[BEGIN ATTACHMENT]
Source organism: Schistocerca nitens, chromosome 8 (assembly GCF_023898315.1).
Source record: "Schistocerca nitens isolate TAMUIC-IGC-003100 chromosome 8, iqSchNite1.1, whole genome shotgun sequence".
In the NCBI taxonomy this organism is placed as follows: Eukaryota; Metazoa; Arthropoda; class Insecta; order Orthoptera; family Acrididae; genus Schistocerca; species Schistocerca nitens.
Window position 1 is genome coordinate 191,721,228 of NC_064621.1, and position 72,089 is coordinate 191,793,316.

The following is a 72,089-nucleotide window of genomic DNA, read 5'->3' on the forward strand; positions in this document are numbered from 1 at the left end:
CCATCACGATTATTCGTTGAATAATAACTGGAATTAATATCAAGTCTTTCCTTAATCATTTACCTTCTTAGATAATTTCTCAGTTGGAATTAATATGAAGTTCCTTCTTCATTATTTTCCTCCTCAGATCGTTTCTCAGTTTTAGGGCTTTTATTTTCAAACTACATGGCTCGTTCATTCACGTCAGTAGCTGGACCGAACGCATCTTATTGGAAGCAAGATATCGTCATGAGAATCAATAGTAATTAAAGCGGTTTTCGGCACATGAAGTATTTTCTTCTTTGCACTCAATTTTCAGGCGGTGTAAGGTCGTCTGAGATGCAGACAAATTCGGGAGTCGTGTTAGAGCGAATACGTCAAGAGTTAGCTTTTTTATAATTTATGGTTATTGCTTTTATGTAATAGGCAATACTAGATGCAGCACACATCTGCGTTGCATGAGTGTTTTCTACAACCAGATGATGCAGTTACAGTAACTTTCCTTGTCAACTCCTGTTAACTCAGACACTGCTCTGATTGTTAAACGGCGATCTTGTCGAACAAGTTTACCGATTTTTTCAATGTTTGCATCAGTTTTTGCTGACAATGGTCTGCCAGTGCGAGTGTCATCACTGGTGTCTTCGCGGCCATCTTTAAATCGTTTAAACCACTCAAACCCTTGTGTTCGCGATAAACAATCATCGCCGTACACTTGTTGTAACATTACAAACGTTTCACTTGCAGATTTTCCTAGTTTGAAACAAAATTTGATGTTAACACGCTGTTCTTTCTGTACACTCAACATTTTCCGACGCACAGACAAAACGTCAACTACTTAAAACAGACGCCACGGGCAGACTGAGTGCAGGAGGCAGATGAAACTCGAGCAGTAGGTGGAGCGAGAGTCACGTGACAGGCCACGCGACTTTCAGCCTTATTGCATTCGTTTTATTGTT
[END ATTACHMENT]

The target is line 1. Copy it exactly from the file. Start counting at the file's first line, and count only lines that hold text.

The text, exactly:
Source organism: Schistocerca nitens, chromosome 8 (assembly GCF_023898315.1).